As some units of the Church return to more normalcy, including in-person meetings where muffled singing through masks is finally allowed, a challenge some will face is discomfort with those who don't mask. There are some who say that even those who have been vaccinated or already have had COVID still need to keep wearing facemasks. There are those who feel that even small children need to wear masks. I think we need a reminder about the needs of others and the physical realities of life.

Wearing a mask can be more than annoying and uncomfortable. While evidence suggests that oxygen levels don't drop as a result of wearing a mask, it can certainly make it harder to breathe. I recently gave a 90-minute presentation for the University of Utah's Executive MBA program, and was surprised to find that even though I would be much more than 6 feet away from the nearest person in the audience, I was still required to wear a mask the entire time. I like to walk around, be somewhat animated, and talk fast and loud. I exercise a lot, but doing my presentation with a mask on was physically challenging (unlike just walking briskly through Walmart). I had to pause a moment to catch my breath a few times, occasionally pulling the mask slightly away from my face to take an unimpeded deep breath of air. My oxygen level was probably fine, but I wasn't. Perhaps it was a low-permeability mask, I'm not sure.

The increased difficulty of breathing can be quite challenging for some people, including pregnant women, those with respiratory or heart problems, the elderly, and small children. If you have not been vaccinated for some reason and you see someone comes to church without wearing a mask, you may wish to maintain reasonable social distance, but please don't be judgemental and angry. Don't give them a lecture about their failure to think of the needs of others. Instead, assume that they may have needs that you don't understand and be kind. Don't order them to put on a mask. Don't treat them as deplorables in need of shaming. If you suspect they may have forgotten their mask or just don't have one for some reason, you could say, "By the way, if anybody wants a mask, there are some over there by the door to the chapel" (assuming your unit has wisely provided masks for those who need them). 

Of course, if you have been vaccinated or have already had the disease, there is very little to worry about, so don't fret over those who aren't wearing a mask. Let others live their own lives, and if you still feel that your vaccination isn't going to help, feel free to social distance and wear a mask, but don't demand it of others.  By the way, I have been vaccinated with no apparent adverse effects from the Pfizer vaccine, but I won't judge you if you have not yet been vaccinated or don't wish to take vaccine. I also won't blame you if you share the skepticism expressed by Kamala Harris in her VP debate toward vaccines pushed by leaders you don't trust: "if Donald Trump tells us that we should take it, I'm not taking it." But perhaps over time you may see that adverse effects are low and efficacy is high, which might lead you to reconsider. Your choice. This is an area where one old slogan may really apply: "my body, my choice." Here it really is your body, not someone else's young and vulnerable body with a separate brain, heart, circulatory system, unique DNA, etc. People should be able to choose what medications and what vaccines are injected into their system.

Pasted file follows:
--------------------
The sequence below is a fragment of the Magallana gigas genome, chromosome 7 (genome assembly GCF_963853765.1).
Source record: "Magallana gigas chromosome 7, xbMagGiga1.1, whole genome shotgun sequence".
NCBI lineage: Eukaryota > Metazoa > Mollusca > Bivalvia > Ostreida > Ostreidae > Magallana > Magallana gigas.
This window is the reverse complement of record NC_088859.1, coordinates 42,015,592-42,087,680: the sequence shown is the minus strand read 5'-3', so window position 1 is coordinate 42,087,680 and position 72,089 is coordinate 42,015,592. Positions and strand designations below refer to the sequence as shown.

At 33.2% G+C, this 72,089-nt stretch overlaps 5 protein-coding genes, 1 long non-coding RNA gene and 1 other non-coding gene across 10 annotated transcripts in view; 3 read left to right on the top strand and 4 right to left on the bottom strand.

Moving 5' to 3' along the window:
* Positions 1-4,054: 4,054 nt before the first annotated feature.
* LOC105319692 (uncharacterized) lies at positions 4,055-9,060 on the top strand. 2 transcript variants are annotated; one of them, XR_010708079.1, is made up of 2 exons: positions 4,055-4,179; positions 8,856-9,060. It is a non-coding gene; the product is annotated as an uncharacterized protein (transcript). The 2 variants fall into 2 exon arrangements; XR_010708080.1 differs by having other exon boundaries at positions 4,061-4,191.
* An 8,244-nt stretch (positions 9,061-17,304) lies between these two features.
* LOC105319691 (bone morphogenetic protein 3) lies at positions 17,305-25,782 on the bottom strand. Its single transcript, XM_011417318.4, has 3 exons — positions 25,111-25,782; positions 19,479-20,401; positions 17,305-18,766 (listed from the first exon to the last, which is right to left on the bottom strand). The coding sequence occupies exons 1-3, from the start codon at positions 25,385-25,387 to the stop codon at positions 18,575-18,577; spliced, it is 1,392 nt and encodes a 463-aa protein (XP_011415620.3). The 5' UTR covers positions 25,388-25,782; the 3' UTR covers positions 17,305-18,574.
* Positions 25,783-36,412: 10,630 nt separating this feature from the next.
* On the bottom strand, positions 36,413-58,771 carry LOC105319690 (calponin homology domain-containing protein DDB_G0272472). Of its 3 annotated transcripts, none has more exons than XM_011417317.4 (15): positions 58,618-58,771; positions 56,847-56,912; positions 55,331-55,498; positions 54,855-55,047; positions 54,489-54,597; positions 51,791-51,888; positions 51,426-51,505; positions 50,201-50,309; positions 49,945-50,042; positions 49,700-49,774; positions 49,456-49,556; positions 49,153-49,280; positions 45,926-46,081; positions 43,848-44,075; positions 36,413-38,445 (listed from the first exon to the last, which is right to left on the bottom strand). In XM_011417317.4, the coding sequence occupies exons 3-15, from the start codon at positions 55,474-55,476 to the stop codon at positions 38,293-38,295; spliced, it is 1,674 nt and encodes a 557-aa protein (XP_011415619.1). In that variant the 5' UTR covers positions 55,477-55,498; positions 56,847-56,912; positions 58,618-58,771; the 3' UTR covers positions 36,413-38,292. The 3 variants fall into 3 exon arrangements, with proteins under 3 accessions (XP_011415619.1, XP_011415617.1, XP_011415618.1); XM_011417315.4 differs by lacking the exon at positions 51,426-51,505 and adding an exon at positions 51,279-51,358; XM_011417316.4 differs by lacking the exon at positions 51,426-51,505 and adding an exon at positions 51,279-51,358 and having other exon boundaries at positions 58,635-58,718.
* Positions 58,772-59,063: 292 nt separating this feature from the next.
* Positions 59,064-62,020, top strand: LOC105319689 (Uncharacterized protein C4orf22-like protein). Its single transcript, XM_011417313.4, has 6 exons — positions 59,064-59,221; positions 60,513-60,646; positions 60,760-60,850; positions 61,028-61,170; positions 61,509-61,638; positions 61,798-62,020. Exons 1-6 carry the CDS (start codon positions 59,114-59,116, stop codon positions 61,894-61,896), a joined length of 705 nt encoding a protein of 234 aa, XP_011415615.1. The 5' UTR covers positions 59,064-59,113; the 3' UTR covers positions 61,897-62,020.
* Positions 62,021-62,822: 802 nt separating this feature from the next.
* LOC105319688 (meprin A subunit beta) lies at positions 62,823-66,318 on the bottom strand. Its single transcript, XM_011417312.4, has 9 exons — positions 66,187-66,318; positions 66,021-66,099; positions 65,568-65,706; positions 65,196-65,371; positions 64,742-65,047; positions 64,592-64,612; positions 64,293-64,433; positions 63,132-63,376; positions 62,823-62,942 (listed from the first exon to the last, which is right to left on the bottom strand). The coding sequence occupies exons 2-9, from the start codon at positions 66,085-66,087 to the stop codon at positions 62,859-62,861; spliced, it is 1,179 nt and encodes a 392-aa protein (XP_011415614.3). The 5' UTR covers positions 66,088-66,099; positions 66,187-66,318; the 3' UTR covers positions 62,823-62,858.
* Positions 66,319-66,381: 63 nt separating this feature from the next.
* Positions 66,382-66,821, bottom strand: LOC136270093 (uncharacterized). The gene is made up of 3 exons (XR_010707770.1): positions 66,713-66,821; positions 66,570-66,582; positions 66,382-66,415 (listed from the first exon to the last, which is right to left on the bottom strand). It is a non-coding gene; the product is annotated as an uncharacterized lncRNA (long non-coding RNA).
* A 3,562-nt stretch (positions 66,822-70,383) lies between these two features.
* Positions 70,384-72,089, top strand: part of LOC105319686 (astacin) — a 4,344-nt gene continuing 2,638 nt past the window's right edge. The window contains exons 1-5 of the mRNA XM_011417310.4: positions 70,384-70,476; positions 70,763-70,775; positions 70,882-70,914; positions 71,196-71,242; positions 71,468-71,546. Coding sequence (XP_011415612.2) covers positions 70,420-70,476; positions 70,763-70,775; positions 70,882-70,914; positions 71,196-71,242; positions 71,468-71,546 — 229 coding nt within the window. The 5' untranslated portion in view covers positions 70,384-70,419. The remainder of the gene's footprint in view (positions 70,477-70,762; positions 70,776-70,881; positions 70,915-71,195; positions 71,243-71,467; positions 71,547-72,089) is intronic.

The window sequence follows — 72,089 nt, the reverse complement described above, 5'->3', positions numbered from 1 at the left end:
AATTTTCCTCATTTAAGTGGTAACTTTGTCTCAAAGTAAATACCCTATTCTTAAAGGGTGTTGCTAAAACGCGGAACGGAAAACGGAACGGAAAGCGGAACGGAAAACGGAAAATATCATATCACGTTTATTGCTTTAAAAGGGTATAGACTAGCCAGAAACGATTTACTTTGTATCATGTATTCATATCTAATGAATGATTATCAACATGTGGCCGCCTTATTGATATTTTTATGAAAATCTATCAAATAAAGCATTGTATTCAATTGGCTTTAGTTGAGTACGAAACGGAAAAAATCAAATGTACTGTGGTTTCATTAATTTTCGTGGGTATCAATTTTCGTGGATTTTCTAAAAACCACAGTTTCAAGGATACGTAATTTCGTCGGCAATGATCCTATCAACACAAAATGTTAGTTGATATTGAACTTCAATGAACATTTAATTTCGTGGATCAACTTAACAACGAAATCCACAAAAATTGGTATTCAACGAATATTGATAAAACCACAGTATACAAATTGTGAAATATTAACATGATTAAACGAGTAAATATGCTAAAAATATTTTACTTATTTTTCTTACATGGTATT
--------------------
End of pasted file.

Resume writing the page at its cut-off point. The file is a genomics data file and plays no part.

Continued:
I know some very good people who are not coming back to our church meetings until the requirement to wear a mask is dropped. Some of these people have been vaccinated or have already had the disease and have no need to wear a mask, and some are physically challenged when wearing one. Should we not be considerate of their needs and welcome them back? Should we not welcome those who struggle with breathing, or, like many of the little children among us, can't stand the discomfort of masks? Or have we rewritten a verse of scripture to "Make the children suffer before they come unto Me"?

Speaking of inviting all to come unto Christ, the insistence so far on mask wearing, coupled with the ban on singing that was just lifted last week in our ward, may be a particular burden for the many African Saints and investigators from the Congo, Rwanda, and Burundi in our wonderfully diverse community. My wife and I have the most enjoyable calling ever now that we've been asked to focus on helping the many immigrants from Africa in our midst. We've been so impressed with them for many reasons, including their ability to speak what strikes me as the hardest language I've studied, Swahili. Easy to read and pronounce, yes, but such complex grammar. Amazing to see a short verb stem blow up into a word two or three times as long after adding all the prefixes and suffixes that might be needed for a particular nuanced situation. How so many people master it as a second or third language is just a wonder to me.  It seems that at least some of them are used to vibrant singing and warm social interactions, and without that, I think it's been far more difficult adjusting to Latter-day Saint worship than it should be. They are doing a great job complying with masking requirements, though some children tend to come without them.

May we be able to be warmer in our greetings and more joyous in song soon.

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